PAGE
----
Posts Tagged: Caseworkers

Peer Support

One of the biggest challenges for parents affected by child welfare involvement is planning. When you are in crisis, your mind can’t focus on planning. That can make it even harder to keep track of the many mandates, appointments, visits and court dates that come with foster care.

Here are some suggestions from parents about how to make the service planning process more manageable.

 

Ask as many questions as it takes to understand the status of your … Read More

Partners in Planning — When parents and caseworkers work together, families move in the right direction

Toni Miner and Sherry Tomlinson, parent advocates in Jefferson County, Colorado and Columbus, Kansas, discuss how parents can work effectively with their caseworkers to get the services they want and need.

Q: What can parents do if their worker isn’t helping them find services?

Miner: Workers are supposed to help parents gain whatever resources they need—not necessarily call all the programs, but at least get families going in the right direction. It’s also a worker’s responsibility to … Read More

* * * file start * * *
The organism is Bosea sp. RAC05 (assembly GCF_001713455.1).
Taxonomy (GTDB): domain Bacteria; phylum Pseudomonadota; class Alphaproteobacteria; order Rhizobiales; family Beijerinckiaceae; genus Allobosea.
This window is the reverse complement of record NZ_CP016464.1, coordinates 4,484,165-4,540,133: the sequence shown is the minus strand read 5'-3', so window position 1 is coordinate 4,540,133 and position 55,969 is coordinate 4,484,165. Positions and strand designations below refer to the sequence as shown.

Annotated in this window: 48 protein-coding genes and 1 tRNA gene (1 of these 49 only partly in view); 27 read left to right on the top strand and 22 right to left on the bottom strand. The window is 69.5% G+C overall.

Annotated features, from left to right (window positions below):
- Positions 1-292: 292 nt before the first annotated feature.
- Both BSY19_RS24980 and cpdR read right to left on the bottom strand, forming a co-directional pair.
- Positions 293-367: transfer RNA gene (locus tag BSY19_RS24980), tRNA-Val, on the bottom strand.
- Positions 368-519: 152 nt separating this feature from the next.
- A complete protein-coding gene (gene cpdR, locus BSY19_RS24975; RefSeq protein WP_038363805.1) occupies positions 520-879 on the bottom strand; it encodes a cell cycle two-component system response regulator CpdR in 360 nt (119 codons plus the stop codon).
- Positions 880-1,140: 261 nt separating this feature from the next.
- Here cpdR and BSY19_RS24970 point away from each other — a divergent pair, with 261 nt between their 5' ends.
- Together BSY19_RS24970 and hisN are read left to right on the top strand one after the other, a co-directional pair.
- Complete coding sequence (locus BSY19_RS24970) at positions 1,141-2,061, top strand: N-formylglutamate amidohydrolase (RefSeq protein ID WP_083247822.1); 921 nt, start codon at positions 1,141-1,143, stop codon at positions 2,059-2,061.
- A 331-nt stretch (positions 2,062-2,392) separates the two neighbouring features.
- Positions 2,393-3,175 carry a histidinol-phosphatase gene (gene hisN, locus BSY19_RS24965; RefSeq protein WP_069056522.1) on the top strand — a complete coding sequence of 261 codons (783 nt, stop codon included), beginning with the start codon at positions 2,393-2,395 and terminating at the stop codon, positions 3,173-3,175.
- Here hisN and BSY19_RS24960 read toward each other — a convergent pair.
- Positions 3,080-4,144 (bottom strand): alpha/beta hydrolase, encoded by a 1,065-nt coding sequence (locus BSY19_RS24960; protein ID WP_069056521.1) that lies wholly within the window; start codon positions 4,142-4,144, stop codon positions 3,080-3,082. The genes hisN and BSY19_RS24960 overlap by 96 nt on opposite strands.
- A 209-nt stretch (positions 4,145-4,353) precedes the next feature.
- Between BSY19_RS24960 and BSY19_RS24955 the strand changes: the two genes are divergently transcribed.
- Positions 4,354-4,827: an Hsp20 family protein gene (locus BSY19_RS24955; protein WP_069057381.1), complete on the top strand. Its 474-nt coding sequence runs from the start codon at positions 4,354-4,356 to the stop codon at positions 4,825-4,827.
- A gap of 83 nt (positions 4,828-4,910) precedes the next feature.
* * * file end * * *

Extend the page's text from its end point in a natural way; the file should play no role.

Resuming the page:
Group Think — When parents are supported to participate, workers can make better decisions

Recently, I facilitated a Family Team Meeting with a mother who was going through tremendous stress. Her partner had recently died and she’d been diagnosed with a serious illness. She also suffered from anxiety and depression

Up until these crises in her life, she’d worked, had an apartment, cared for her daughter. But after,
she started losing interest in life and hoarding belongings in ways that were dangerous. Her daughter, 12, had developmental and cognitive disabilities. Eventually, … Read More

Truth Without Fear — When your child’s in care, honesty and dishonesty are both risky

Earlier this year, I sat down with a mother, her case planner and her CPS investigator.
I was the supervisor on the case. The CPS worker began by stating that the mother was suffering from paranoia and because of that, wasn’t allowing her son to go to school.

The mother shook her head in disagreement but waited until the CPS worker had finished talking. Then I said that I had seen her shaking her head and asked … Read More